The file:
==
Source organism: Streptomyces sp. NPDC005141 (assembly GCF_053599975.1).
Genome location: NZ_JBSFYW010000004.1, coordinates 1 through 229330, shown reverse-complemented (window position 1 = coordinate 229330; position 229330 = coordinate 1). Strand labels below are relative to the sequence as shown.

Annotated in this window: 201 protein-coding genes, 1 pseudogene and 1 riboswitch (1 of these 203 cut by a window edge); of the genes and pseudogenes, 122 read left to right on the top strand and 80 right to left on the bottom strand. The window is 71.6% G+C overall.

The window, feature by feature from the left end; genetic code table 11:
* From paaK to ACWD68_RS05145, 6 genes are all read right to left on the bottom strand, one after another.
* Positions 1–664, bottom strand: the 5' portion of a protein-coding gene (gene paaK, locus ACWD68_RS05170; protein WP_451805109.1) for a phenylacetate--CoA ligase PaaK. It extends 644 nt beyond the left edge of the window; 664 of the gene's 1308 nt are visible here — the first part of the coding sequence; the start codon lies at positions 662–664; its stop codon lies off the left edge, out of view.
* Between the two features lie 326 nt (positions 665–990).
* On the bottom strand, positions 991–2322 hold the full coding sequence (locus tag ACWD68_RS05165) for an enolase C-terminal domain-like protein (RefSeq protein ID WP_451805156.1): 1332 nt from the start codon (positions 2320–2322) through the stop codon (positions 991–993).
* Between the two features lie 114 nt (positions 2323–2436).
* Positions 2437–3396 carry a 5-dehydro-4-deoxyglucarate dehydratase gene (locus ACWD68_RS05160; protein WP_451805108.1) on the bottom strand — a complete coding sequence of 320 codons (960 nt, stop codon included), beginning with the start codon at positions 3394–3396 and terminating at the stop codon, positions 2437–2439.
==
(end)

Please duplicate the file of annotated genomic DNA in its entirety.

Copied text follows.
Source organism: Streptomyces sp. NPDC005141 (assembly GCF_053599975.1).
Genome location: NZ_JBSFYW010000004.1, coordinates 1 through 229330, shown reverse-complemented (window position 1 = coordinate 229330; position 229330 = coordinate 1). Strand labels below are relative to the sequence as shown.

Annotated in this window: 201 protein-coding genes, 1 pseudogene and 1 riboswitch (1 of these 203 cut by a window edge); of the genes and pseudogenes, 122 read left to right on the top strand and 80 right to left on the bottom strand. The window is 71.6% G+C overall.

The window, feature by feature from the left end; genetic code table 11:
* From paaK to ACWD68_RS05145, 6 genes are all read right to left on the bottom strand, one after another.
* Positions 1–664, bottom strand: the 5' portion of a protein-coding gene (gene paaK, locus ACWD68_RS05170; protein WP_451805109.1) for a phenylacetate--CoA ligase PaaK. It extends 644 nt beyond the left edge of the window; 664 of the gene's 1308 nt are visible here — the first part of the coding sequence; the start codon lies at positions 662–664; its stop codon lies off the left edge, out of view.
* Between the two features lie 326 nt (positions 665–990).
* On the bottom strand, positions 991–2322 hold the full coding sequence (locus tag ACWD68_RS05165) for an enolase C-terminal domain-like protein (RefSeq protein ID WP_451805156.1): 1332 nt from the start codon (positions 2320–2322) through the stop codon (positions 991–993).
* Between the two features lie 114 nt (positions 2323–2436).
* Positions 2437–3396 carry a 5-dehydro-4-deoxyglucarate dehydratase gene (locus ACWD68_RS05160; protein WP_451805108.1) on the bottom strand — a complete coding sequence of 320 codons (960 nt, stop codon included), beginning with the start codon at positions 3394–3396 and terminating at the stop codon, positions 2437–2439.